There are four new seats at chemistry's venerable periodic table, added by international judges for work performed by scientists at Lawrence Livermore National Laboratory and in Japan and Russia.
With the addition of these elements -- numbered 113, 115, 117 and 118 -- the awkward seventh row of the table is now complete, creating a neatly squared corner and making millions of textbooks instantly obsolete.
The new elements lead brief lives, surviving only a millisecond or so. They're extraordinarily rare; fewer than 10 atoms of each have been created. And they offer no practical benefit to society.
But their creation helps answer this profound question: What are the extreme limits to the size of matter?
"They help us understand how the physics of matter works," said scientist Dawn Shaughnessy of Lawrence Livermore, who led the lab's collaboration with Russian scientists on elements 115, 117 and 118. "Every time a new element is made, it changes our ideas about how the nucleus is held together.
"As we keep pushing further and further," she added, "we learn that the particles inside the nucleus of the atoms want to be organized in a specific way."
The four elements -- produced between 2004 and 2010 -- were verified Wednesday by the International Union of Pure and Applied Chemistry, the gatekeeper of the periodic table, which offers a simple and elegant organizing principle for the science of chemistry.
"The chemistry community is eager to see its most cherished table finally being completed down to the seventh row," Jan Reedijk, president of the Inorganic Chemistry Division of the IUPAC, said in a statement. The newcomers are considered "superheavy" elements, because they have so many protons in each nucleus. This makes them much larger, heavier and more complicated than familiar elements such as oxygen, hydrogen or carbon. Each element is made by fusing together two lighter elements. Scientists bombard a target in a particle accelerator. In the collision, the projectile and target atoms fuse together to form gigantic atoms. The new element embeds itself in a detector and radiates energy ever so briefly before disappearing.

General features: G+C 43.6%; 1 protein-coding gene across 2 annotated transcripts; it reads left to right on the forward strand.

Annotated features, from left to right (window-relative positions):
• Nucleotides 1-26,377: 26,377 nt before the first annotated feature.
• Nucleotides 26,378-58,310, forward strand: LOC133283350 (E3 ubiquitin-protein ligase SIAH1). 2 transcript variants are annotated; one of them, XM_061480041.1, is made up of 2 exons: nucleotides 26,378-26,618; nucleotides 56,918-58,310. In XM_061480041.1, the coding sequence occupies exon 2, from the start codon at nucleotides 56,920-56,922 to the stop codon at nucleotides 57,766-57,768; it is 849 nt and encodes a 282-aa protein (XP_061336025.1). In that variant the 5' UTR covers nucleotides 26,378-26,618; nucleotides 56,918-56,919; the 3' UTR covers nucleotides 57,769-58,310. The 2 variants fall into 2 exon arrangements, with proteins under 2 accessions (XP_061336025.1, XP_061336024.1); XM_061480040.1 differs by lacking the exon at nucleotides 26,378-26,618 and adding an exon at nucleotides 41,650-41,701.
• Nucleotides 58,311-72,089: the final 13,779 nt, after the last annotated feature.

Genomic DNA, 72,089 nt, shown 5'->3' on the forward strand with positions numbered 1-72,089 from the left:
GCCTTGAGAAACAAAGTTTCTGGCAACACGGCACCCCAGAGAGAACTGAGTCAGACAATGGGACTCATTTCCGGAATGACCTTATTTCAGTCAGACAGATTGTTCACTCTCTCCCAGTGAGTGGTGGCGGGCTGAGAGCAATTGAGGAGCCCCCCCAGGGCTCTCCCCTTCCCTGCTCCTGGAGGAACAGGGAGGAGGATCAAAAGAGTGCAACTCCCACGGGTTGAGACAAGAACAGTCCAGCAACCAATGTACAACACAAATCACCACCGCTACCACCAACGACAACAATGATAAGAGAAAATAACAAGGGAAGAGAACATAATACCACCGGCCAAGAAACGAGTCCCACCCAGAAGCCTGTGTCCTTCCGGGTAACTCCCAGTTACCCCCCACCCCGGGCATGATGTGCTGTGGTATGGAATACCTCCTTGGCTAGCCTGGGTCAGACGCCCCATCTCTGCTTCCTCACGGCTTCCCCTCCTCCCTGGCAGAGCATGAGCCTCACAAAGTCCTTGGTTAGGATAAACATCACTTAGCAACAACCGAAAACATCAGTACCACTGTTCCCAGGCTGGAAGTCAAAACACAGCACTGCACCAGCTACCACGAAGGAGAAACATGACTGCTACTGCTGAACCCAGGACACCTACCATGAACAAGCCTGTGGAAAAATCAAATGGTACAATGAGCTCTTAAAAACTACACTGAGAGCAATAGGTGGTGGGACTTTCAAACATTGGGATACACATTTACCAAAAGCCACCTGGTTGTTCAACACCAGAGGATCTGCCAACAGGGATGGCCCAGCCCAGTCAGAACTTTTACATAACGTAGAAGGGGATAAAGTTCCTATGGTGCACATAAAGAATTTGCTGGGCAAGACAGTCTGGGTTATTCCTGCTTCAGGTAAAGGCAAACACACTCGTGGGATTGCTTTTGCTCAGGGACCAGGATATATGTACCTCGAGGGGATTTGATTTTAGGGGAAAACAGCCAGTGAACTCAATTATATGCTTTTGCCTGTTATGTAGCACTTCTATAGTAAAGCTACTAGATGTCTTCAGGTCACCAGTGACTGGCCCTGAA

For elements 115, 117 and 118, scientists at Russia's Joint Institute for Nuclear Research in Dubna ran the accelerator and performed the experiments.
It was the responsibility of Shaughnessy's Livermore team, using powerful supercomputers, to analyze the data emailed from Russia. The data document the energy of each element's creation and decay process.
"It is exciting to be recognized for our efforts," said Shaughnessy, the group leader for experimental nuclear and radiochemistry at Livermore Lab. "You do these experiments and they take many months. Finally, years later, you have an international body recognizing your work."
Ever since UC Berkeley scientists found a way to artificially create elements in 1974, Livermore Lab has produced many new elements. Each is heavier and lives a briefer life than the one before it.
They delight in adding new names, even as the rest of us struggle with old ones. These include berkelium (element 97), californium (98) and lawrencium (103), named after Ernest O. Lawrence, the physicist for whom the Lawrence Livermore National Laboratory is named. The element livermorium (116) honors the lab and the city of Livermore.
The new additions still await names and symbols. For now, they'll use Latin-based placeholder names, such as "ununpentium," aka Uup, element 115. Once named, they will force the redesign of textbooks and wall charts all over the world.
The table may continue to grow, as technology improves, physicists say.
Yet it is approaching the end, said Shaughnessy.
"At some point, there will be a limit," she said. "There will be a physical limit to our ability to perform experiments -- our electronics will not be fast enough to detect them. And there will be a scientific limit to what a nucleus can do. It may get so huge, with so many protons, that it can't exist without being torn apart.
"But we don't think we're quite there yet," she added brightly.